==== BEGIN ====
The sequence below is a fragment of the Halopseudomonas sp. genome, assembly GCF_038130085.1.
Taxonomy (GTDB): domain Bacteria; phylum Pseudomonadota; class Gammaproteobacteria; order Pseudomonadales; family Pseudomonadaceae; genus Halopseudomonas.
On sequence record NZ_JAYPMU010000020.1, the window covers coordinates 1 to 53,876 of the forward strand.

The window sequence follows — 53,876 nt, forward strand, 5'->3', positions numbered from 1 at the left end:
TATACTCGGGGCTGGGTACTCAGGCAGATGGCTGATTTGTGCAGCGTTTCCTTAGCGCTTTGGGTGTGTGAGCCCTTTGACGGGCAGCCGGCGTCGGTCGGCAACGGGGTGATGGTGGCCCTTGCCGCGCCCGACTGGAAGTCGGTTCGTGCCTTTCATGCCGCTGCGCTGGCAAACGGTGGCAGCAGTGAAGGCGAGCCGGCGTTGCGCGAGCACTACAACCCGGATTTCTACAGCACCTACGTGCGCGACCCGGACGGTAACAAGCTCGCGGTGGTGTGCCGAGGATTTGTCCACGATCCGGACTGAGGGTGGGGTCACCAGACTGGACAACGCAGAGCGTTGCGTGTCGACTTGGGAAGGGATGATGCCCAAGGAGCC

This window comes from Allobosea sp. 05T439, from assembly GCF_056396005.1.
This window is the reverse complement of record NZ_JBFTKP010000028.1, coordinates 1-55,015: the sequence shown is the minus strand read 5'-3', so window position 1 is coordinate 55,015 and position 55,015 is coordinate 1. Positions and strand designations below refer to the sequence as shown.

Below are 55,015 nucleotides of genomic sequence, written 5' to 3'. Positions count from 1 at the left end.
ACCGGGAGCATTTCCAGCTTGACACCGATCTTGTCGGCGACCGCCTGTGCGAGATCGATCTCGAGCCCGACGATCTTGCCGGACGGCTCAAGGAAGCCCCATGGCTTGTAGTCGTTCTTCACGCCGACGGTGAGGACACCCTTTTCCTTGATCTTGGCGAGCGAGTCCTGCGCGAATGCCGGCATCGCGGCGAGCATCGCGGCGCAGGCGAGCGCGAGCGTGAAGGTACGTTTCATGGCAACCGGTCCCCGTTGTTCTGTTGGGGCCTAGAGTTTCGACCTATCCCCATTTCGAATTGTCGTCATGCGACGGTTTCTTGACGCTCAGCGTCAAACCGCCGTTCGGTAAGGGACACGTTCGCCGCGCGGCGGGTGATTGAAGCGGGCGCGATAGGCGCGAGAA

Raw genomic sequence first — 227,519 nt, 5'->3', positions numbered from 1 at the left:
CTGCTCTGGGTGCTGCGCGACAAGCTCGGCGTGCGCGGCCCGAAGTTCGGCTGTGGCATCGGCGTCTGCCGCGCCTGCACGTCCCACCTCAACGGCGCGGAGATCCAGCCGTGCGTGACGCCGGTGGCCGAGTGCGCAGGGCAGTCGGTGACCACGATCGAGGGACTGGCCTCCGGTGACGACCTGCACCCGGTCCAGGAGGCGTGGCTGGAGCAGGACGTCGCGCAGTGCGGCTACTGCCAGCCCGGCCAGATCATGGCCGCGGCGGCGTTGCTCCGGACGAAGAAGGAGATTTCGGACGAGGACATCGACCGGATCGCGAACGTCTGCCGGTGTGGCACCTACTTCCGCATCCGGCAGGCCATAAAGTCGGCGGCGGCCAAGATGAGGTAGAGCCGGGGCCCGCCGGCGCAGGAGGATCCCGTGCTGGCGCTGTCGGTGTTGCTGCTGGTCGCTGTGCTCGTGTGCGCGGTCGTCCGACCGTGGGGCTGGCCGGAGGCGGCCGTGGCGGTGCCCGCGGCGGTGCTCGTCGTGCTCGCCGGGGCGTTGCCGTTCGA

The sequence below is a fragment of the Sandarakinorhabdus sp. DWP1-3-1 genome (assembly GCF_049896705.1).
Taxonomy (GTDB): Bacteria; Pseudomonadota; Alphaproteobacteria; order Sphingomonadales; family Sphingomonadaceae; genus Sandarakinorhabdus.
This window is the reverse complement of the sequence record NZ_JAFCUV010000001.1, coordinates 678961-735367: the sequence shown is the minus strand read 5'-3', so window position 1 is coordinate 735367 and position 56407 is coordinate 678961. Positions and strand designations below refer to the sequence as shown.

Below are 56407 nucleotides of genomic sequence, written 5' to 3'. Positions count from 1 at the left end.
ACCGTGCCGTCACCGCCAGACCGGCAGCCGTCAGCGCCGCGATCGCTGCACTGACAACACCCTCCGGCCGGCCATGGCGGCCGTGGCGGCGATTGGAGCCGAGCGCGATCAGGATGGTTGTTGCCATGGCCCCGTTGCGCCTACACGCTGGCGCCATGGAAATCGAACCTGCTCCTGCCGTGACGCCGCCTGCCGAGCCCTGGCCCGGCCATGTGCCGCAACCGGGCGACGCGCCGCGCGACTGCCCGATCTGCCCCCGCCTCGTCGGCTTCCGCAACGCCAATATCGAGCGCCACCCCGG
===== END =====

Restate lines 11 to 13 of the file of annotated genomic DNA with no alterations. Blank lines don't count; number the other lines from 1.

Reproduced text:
CTGCTCTGGGTGCTGCGCGACAAGCTCGGCGTGCGCGGCCCGAAGTTCGGCTGTGGCATCGGCGTCTGCCGCGCCTGCACGTCCCACCTCAACGGCGCGGAGATCCAGCCGTGCGTGACGCCGGTGGCCGAGTGCGCAGGGCAGTCGGTGACCACGATCGAGGGACTGGCCTCCGGTGACGACCTGCACCCGGTCCAGGAGGCGTGGCTGGAGCAGGACGTCGCGCAGTGCGGCTACTGCCAGCCCGGCCAGATCATGGCCGCGGCGGCGTTGCTCCGGACGAAGAAGGAGATTTCGGACGAGGACATCGACCGGATCGCGAACGTCTGCCGGTGTGGCACCTACTTCCGCATCCGGCAGGCCATAAAGTCGGCGGCGGCCAAGATGAGGTAGAGCCGGGGCCCGCCGGCGCAGGAGGATCCCGTGCTGGCGCTGTCGGTGTTGCTGCTGGTCGCTGTGCTCGTGTGCGCGGTCGTCCGACCGTGGGGCTGGCCGGAGGCGGCCGTGGCGGTGCCCGCGGCGGTGCTCGTCGTGCTCGCCGGGGCGTTGCCGTTCGA

The sequence below is a fragment of the Sandarakinorhabdus sp. DWP1-3-1 genome (assembly GCF_049896705.1).
Taxonomy (GTDB): Bacteria; Pseudomonadota; Alphaproteobacteria; order Sphingomonadales; family Sphingomonadaceae; genus Sandarakinorhabdus.